Part II: I have read several of your answers about referrals. It seems like everyone is trying to sell me a referral based system. I realize that I need to get more referrals, but I don't know where to start. Can you give me some direction?
--Denise from New Jersey
Last week we set the stage to address this issue basically by saying referrals should be a way of life. Now we will delve into specifics by covering the importance of letting others know how they can help you and who you should ask. Our short answer is that you should ask everyone, but that would not be helpful. So let's take an example from your sphere. In this case we will cover your personal segment of the sphere – friends, family and neighbors. Many are reticent to ask for help from those they know. But if you read Stephen Covey's Seven Habits of Highly Effective People, he discusses the concept of an emotional bank account. Basically, these are the people that know you and should be willing to help you as you have helped them throughout your life.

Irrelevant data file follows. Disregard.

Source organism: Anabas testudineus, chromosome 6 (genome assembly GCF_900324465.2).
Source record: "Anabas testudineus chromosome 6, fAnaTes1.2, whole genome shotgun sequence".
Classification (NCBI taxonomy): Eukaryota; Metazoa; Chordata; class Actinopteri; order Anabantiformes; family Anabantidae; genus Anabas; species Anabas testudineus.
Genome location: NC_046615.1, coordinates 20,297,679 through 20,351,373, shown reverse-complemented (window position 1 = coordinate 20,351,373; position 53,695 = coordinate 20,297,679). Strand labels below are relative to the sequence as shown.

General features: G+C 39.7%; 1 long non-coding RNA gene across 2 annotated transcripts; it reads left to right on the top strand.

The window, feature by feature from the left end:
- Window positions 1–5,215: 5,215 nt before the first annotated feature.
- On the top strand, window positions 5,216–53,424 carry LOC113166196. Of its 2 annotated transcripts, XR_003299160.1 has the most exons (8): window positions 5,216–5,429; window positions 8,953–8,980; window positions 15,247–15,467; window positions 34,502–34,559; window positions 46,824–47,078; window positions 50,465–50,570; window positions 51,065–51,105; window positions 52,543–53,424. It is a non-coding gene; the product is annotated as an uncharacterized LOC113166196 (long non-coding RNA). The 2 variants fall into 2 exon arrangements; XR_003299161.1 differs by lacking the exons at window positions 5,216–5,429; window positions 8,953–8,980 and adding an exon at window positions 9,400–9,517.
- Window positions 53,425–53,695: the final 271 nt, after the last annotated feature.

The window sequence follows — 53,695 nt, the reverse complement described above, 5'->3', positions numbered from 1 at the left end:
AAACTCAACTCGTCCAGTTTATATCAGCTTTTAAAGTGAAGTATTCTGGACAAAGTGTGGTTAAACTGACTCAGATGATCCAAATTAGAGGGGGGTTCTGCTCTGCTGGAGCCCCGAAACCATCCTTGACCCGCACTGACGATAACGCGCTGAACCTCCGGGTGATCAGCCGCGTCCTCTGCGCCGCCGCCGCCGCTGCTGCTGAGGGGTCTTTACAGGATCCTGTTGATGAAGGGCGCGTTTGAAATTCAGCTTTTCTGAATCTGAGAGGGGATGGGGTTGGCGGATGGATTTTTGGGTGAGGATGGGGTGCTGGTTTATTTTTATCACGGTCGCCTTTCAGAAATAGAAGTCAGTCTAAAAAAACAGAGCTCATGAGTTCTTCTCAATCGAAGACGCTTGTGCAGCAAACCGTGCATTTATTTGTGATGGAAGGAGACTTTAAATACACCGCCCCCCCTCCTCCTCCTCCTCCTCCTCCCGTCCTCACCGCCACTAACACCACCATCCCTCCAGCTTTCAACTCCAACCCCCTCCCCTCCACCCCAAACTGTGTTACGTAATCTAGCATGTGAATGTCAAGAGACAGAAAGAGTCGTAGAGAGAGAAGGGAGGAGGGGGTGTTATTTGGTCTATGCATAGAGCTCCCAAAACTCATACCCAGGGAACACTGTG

Why are we reticent? There are two main reasons. First, we don't want to appear as "weak" to our close contacts. Secondly, we don't want to hammer them for business. In reality, asking for help is a sign of strength as we demonstrate how important our business is to us. And we don't need to hammer them for business. For example, your next-door neighbor is not going to buy another home because it would help you. We don't deal in Girl Scout cookies. But if they knew a real estate agent well, or perhaps a financial planner, would they introduce the two of you? The answer is yes. Thus, the big issue is that we don't ask for help and we don't define how they can help us. Your neighbor does not know you need to be introduced to financial planners or real estate agents. Next week, we will go through additional examples related to this concept.
Dave Hershman has been the leading author and a top speaker for the industry for decades with six books authored and hundreds of articles published. His website is www.originationpro.com. If you have a reaction to this commentary or another question you would like answered in this column? Email Dave directly at email@example.com.